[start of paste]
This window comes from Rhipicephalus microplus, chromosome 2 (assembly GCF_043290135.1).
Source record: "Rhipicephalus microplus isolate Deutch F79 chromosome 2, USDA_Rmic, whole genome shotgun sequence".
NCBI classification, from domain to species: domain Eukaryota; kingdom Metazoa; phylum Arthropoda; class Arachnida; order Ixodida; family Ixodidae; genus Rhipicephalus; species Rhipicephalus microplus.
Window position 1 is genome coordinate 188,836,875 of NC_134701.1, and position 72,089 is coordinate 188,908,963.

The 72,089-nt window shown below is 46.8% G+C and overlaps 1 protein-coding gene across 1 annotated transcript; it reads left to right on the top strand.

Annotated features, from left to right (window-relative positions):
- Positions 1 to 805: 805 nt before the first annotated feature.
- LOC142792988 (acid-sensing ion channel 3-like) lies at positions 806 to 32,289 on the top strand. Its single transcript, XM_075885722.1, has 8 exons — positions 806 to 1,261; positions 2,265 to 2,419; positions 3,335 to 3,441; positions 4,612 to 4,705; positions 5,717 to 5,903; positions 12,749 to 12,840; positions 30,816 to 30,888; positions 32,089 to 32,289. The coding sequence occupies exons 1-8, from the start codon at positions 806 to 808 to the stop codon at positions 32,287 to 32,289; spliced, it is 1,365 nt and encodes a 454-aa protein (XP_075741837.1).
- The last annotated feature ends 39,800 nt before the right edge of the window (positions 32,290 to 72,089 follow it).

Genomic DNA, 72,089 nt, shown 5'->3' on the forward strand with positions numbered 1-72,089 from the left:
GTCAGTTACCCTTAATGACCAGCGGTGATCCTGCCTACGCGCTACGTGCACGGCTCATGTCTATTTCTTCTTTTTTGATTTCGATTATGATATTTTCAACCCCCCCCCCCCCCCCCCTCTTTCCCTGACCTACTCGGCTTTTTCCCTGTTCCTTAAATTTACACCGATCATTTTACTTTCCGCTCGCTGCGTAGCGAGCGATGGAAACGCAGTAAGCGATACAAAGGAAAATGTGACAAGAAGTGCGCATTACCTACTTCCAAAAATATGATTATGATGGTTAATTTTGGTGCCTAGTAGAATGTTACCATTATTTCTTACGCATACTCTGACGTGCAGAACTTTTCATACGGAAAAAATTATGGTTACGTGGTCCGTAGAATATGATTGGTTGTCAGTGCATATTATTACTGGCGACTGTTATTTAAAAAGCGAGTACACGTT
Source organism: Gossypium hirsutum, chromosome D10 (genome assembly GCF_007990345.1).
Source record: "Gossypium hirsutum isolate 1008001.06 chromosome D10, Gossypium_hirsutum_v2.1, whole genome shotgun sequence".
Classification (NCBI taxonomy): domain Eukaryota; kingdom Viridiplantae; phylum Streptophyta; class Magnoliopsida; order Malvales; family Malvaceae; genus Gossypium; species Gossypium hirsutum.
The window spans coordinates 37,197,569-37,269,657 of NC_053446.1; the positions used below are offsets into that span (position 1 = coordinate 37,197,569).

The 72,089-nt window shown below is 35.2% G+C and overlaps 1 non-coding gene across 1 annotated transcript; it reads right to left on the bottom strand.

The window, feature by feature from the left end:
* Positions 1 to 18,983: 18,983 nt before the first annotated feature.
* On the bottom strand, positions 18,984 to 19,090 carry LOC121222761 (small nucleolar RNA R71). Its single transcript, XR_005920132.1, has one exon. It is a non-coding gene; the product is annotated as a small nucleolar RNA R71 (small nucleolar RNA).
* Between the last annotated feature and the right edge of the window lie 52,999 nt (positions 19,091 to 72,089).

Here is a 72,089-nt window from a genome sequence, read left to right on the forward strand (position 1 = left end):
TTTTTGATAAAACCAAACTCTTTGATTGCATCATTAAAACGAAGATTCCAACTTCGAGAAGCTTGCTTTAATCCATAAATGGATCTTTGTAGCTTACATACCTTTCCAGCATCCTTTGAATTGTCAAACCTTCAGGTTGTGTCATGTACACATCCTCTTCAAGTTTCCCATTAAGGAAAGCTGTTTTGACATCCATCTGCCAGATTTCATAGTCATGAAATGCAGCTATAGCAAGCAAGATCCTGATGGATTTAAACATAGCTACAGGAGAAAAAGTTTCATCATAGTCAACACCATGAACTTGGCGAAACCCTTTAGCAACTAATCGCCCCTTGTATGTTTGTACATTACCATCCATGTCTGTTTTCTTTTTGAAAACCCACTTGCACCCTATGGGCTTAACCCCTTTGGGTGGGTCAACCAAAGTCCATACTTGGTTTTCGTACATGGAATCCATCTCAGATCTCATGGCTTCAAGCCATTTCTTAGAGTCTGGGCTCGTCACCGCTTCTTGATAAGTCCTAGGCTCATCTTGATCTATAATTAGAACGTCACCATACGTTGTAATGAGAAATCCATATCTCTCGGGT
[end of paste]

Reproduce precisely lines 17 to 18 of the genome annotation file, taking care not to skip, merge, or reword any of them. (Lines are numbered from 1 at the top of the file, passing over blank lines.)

The window, feature by feature from the left end:
* Positions 1 to 18,983: 18,983 nt before the first annotated feature.